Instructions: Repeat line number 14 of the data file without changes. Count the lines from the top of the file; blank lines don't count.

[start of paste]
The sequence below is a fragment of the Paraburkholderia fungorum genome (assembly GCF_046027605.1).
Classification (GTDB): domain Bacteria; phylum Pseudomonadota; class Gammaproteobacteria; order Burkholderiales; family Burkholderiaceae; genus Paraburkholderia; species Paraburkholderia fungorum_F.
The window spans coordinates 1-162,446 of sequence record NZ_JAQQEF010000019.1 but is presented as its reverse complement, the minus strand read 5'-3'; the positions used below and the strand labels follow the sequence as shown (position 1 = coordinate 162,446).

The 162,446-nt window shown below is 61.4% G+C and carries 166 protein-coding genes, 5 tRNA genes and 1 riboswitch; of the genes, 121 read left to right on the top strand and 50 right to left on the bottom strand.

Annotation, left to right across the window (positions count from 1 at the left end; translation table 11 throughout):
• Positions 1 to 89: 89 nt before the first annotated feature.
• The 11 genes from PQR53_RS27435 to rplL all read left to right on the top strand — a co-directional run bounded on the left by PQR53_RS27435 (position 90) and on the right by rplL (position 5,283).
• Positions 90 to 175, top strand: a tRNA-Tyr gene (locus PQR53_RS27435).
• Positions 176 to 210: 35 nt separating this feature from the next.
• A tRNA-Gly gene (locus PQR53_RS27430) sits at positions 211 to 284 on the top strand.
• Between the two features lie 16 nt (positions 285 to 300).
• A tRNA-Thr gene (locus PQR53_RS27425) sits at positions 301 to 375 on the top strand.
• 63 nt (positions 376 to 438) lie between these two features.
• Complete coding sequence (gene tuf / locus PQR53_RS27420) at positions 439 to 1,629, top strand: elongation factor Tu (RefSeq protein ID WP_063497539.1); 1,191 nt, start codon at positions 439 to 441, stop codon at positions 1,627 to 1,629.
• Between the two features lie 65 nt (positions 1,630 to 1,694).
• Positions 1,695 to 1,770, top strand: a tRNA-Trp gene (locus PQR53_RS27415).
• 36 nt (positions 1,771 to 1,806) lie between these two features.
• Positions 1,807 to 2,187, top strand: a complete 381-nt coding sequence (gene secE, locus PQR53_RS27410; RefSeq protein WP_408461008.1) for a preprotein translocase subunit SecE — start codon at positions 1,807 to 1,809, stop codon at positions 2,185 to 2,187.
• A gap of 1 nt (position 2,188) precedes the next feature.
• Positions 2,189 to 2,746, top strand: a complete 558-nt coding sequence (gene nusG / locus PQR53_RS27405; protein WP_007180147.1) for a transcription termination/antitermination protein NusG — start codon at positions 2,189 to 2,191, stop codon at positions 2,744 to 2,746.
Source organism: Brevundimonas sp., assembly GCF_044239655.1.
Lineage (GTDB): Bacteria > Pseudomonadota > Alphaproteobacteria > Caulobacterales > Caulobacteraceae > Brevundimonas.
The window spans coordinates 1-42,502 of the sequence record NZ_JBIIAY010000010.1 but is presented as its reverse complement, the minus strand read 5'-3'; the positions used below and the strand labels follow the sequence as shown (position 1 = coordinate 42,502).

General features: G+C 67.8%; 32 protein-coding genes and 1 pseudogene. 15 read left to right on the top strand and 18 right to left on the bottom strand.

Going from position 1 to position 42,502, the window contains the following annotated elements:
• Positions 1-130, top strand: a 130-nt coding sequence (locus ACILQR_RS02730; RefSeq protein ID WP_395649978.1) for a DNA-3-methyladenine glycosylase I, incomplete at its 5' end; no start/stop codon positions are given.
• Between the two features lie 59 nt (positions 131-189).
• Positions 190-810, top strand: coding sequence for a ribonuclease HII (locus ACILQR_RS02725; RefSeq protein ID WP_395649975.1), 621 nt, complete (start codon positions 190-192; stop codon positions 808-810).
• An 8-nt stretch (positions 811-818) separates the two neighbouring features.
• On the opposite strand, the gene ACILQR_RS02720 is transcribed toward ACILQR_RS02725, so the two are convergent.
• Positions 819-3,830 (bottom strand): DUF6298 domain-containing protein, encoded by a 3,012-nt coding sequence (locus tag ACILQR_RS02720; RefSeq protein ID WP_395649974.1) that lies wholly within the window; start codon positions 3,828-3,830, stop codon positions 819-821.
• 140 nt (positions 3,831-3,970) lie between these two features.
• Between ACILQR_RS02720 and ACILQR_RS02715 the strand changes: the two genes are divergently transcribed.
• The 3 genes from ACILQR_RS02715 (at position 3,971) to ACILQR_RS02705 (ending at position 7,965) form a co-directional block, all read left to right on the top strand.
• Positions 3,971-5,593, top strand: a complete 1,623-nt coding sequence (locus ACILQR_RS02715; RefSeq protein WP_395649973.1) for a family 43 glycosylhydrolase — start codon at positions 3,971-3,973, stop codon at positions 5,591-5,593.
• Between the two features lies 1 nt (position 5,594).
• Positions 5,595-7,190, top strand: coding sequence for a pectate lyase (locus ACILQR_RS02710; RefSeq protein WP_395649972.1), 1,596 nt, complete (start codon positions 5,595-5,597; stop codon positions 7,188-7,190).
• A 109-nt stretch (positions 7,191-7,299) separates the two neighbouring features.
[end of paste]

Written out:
• Complete coding sequence (gene tuf / locus PQR53_RS27420) at positions 439 to 1,629, top strand: elongation factor Tu (RefSeq protein ID WP_063497539.1); 1,191 nt, start codon at positions 439 to 441, stop codon at positions 1,627 to 1,629.